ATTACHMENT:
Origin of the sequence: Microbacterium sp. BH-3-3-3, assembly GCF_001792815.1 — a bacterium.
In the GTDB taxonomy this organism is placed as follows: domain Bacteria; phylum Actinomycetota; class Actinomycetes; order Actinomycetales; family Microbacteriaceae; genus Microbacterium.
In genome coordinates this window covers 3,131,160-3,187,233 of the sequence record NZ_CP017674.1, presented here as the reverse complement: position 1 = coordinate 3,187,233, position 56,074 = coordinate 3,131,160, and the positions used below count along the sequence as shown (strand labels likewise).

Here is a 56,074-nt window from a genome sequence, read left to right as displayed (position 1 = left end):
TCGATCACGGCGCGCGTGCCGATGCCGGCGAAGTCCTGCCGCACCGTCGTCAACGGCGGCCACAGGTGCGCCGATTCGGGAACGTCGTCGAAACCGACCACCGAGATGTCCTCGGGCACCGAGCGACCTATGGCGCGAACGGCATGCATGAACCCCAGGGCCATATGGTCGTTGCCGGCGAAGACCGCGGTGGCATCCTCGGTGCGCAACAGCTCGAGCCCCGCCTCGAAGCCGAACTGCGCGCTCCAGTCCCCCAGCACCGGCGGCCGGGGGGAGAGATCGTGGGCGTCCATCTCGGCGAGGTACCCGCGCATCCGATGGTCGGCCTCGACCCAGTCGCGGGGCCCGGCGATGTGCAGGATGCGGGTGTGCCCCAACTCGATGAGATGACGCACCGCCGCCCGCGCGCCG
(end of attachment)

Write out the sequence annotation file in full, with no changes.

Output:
Origin of the sequence: Microbacterium sp. BH-3-3-3, assembly GCF_001792815.1 — a bacterium.
In the GTDB taxonomy this organism is placed as follows: domain Bacteria; phylum Actinomycetota; class Actinomycetes; order Actinomycetales; family Microbacteriaceae; genus Microbacterium.
In genome coordinates this window covers 3,131,160-3,187,233 of the sequence record NZ_CP017674.1, presented here as the reverse complement: position 1 = coordinate 3,187,233, position 56,074 = coordinate 3,131,160, and the positions used below count along the sequence as shown (strand labels likewise).

Here is a 56,074-nt window from a genome sequence, read left to right as displayed (position 1 = left end):
TCGATCACGGCGCGCGTGCCGATGCCGGCGAAGTCCTGCCGCACCGTCGTCAACGGCGGCCACAGGTGCGCCGATTCGGGAACGTCGTCGAAACCGACCACCGAGATGTCCTCGGGCACCGAGCGACCTATGGCGCGAACGGCATGCATGAACCCCAGGGCCATATGGTCGTTGCCGGCGAAGACCGCGGTGGCATCCTCGGTGCGCAACAGCTCGAGCCCCGCCTCGAAGCCGAACTGCGCGCTCCAGTCCCCCAGCACCGGCGGCCGGGGGGAGAGATCGTGGGCGTCCATCTCGGCGAGGTACCCGCGCATCCGATGGTCGGCCTCGACCCAGTCGCGGGGCCCGGCGATGTGCAGGATGCGGGTGTGCCCCAACTCGATGAGATGACGCACCGCCGCCCGCGCGCCG